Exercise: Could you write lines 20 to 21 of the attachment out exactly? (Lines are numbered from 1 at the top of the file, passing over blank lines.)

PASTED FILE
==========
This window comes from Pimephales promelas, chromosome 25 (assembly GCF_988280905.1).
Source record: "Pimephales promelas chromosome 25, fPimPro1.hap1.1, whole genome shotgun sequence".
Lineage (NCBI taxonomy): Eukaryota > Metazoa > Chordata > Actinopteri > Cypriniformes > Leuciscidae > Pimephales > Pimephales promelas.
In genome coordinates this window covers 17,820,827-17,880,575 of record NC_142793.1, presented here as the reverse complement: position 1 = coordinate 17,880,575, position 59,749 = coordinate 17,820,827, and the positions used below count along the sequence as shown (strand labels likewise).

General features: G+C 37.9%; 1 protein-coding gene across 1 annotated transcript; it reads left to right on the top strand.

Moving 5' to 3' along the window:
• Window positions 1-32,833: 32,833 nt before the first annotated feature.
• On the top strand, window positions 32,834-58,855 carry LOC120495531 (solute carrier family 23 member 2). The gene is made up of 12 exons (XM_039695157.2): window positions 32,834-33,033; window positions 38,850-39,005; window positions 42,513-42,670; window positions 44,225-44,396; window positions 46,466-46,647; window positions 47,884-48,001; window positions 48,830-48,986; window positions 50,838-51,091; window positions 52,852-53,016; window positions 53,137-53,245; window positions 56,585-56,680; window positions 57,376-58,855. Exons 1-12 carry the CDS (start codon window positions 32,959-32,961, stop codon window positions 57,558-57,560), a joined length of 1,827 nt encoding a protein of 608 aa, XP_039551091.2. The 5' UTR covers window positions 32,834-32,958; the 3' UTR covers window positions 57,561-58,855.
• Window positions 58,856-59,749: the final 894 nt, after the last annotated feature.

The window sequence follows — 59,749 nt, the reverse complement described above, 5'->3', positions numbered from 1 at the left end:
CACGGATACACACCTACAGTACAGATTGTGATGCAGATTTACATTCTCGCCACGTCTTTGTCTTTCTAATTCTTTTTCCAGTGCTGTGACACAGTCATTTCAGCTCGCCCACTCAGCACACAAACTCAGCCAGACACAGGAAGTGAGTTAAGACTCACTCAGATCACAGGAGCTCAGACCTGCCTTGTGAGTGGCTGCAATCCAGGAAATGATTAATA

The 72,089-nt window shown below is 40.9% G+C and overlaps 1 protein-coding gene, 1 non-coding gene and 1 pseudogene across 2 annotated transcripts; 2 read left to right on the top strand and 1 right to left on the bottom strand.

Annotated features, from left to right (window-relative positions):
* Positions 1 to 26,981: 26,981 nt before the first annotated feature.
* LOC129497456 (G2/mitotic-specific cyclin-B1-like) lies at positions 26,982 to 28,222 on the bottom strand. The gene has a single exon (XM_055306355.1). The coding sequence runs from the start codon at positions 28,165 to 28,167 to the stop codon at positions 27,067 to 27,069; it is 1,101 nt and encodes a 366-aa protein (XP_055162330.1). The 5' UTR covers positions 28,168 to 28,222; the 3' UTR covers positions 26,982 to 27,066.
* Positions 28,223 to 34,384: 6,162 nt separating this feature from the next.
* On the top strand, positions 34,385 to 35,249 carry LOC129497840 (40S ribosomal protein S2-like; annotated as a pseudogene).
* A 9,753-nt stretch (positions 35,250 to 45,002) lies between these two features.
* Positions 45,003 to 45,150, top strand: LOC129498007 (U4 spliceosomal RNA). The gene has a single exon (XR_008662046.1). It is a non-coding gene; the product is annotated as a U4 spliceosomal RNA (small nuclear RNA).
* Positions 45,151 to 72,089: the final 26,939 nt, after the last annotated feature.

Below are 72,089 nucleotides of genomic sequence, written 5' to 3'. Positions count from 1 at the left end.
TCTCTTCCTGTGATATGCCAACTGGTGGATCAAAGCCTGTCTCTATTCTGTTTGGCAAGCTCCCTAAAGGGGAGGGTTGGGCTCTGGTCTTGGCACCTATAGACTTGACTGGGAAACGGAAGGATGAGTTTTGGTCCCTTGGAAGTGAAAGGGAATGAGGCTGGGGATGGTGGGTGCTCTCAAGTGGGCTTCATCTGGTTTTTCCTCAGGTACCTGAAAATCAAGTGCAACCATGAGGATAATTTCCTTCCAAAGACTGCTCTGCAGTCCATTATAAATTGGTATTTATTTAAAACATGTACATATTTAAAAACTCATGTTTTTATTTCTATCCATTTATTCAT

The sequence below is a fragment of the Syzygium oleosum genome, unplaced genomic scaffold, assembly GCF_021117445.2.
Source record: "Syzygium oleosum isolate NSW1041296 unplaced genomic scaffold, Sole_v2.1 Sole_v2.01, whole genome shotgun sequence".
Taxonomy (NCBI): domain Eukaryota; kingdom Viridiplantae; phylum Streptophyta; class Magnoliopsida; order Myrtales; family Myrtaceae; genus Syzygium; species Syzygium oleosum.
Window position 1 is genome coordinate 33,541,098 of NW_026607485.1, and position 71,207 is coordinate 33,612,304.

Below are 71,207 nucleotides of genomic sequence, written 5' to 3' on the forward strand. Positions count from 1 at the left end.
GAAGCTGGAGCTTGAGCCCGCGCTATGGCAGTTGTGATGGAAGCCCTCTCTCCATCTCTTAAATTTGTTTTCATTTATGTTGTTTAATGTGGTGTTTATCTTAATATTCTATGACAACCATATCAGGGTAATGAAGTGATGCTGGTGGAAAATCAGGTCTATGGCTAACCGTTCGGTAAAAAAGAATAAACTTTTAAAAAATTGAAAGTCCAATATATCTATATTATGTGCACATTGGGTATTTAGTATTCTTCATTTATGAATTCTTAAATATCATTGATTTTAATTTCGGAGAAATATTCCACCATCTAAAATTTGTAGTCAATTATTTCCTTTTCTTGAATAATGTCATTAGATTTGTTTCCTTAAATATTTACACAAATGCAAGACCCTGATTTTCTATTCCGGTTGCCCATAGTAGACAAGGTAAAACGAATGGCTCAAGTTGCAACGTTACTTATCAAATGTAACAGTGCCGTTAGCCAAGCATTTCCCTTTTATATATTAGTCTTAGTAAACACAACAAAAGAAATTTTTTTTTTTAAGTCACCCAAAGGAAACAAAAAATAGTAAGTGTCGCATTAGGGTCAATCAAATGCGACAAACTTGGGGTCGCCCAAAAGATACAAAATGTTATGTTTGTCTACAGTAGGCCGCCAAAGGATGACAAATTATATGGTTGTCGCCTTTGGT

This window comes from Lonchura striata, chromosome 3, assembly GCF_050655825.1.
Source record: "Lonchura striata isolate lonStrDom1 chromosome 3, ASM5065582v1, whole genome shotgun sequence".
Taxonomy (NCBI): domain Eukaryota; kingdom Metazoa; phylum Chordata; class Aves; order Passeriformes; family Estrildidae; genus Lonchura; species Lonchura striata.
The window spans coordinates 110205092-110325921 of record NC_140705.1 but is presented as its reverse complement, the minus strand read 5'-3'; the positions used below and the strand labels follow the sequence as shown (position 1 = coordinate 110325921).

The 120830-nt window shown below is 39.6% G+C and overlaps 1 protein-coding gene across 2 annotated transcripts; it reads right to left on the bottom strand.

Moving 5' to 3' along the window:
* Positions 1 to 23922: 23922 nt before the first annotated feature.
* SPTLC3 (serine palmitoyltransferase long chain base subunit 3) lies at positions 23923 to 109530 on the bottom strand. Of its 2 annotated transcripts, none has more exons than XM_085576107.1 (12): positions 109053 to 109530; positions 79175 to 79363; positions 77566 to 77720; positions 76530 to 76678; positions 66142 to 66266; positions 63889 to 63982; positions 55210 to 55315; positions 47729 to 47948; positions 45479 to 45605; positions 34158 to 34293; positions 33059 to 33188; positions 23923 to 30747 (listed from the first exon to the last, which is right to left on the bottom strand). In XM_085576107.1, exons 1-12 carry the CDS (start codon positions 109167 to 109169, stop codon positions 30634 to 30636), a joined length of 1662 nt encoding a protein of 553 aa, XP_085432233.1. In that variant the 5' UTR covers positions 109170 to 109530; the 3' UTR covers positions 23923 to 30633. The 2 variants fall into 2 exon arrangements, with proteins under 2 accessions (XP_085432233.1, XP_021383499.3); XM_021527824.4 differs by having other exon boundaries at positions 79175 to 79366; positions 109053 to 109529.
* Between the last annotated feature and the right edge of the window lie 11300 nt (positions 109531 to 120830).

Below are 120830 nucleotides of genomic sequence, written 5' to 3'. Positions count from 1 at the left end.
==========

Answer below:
* Positions 45,151 to 72,089: the final 26,939 nt, after the last annotated feature.

Below are 72,089 nucleotides of genomic sequence, written 5' to 3'. Positions count from 1 at the left end.